The World of Film International Festival is taking place from 1 – 4 October, in the CCA, Glasgow. Siobhan Smith spoke to the festival director Martin Petrov to find out more and get his round up of the events that shouldn’t be missed.
With 17 events over four days, and subjects ranging from ‘The Hyperphysical’ to ‘Memory’, Glasgow’s World of Film International Festival offers up a diverse and exciting programme from directors all over the world.
WoFF started life last year as the Commonwealth Film and Theatre Festival, after Glasgow University received funding to launch a film festival alongside the Commonwealth Games. With the success of last year’s festival, the team behind it decided to branch out, and the international version of the festival was born.
In its first year under this name, the festival received more than 200 features and short submissions from directors all over the world.
One of the significant features of the festival is the two main competitions that it runs: championing new filmmakers and female directors with the ‘First Feature’ category, and providing a whole section dedicated to female filmmakers. With sexism in the film industry currently sparking lots of debate, this was an intentional move to make sure to represent women fairly.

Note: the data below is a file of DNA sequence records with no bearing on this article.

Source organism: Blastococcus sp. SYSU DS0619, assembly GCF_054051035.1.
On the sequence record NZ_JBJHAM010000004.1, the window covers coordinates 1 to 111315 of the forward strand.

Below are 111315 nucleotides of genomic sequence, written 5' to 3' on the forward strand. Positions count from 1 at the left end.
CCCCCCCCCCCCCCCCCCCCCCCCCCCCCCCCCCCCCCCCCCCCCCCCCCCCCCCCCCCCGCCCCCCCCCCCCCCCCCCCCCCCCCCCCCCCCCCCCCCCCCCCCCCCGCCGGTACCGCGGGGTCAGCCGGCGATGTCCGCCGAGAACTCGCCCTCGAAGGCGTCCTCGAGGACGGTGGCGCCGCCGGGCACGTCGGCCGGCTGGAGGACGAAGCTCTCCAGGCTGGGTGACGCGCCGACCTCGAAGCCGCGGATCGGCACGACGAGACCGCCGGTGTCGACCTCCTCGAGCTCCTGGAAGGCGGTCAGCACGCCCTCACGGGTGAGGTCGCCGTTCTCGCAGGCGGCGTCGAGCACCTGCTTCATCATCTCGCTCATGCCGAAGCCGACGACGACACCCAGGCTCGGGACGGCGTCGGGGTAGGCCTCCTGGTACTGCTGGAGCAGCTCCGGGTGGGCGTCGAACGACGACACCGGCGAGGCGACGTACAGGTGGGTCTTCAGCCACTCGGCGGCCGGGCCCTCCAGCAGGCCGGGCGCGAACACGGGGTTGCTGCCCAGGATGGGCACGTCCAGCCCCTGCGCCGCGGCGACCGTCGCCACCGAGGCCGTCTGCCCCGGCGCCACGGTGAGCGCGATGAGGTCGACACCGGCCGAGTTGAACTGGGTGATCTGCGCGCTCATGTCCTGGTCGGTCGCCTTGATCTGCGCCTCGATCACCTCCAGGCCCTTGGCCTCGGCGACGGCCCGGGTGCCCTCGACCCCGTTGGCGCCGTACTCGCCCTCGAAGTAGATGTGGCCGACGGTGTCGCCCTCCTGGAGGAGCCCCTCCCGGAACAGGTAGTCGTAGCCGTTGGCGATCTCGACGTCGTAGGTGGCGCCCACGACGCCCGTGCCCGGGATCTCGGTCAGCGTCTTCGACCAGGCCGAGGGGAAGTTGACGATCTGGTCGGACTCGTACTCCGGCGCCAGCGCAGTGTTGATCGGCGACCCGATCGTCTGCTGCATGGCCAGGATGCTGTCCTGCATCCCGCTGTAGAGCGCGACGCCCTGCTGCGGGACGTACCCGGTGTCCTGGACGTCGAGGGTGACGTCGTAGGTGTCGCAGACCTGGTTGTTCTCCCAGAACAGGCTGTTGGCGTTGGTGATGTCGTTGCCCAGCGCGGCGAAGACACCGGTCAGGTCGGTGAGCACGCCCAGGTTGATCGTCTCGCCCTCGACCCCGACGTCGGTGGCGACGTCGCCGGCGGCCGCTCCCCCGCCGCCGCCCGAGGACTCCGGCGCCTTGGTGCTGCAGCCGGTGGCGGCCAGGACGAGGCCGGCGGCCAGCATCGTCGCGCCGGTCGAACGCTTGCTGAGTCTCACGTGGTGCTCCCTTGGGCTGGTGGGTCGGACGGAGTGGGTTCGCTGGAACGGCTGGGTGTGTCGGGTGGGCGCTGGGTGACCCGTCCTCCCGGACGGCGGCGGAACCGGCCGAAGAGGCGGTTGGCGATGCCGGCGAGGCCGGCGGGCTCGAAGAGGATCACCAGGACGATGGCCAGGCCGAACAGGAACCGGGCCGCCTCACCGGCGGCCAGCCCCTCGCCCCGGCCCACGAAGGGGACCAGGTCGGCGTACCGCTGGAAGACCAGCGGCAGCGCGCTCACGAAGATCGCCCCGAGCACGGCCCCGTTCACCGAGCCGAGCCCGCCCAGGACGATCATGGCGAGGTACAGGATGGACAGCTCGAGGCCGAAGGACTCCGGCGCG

“The idea came up when I was discussing the second edition of the festival and how we want to shape it,” Martin tells me. “We came up with the idea of dedicating a section to female directors only because we were interested in having a category to see film from the female perspective, and to showcase work from female directors. Because female filmmakers are under-represented sometimes in the media or at film festivals.”
Martin goes on to tell me that, according to a report he read in the Guardian, in each section of the world’s biggest film festivals, the representation of female directors is still as low as 9%.
“It’s still an issue and although we hear a lot about it, it’s still not out there completely.”
So, what’s their male to female ratio looking like?
“I haven’t calculated it but I think it’s more or less 50/50, or there might even be more female directors than male directors which is interesting” says Martin. “Our opening film is from a male director but we have a lot of short films directed by female directors, and a lot of them have been at lots of the big film festivals.
“The films also deal with very interesting issues that look at females in different countries. One of the short selections is actually called ‘Women of the World’ and it’s a compilation of shorts focusing on the lives of different women and how they cope with different situations in various countries around the globe.
“To be honest, in the beginning, I did have some people asking me ‘are you sure that you want to divide the categories and say that you have a female only category?’ It could be easily misinterpreted and people might think that I’m separating the female directors into a different category because I don’t want them in the other one, which is not true. I wanted to give them more stage, and there are also female directors competing in the other section. So they’re no excluded from any categories.”
Sound like something you would like to check out? Here are Martin’s five highlights from the festival:
1. How To Stop a Wedding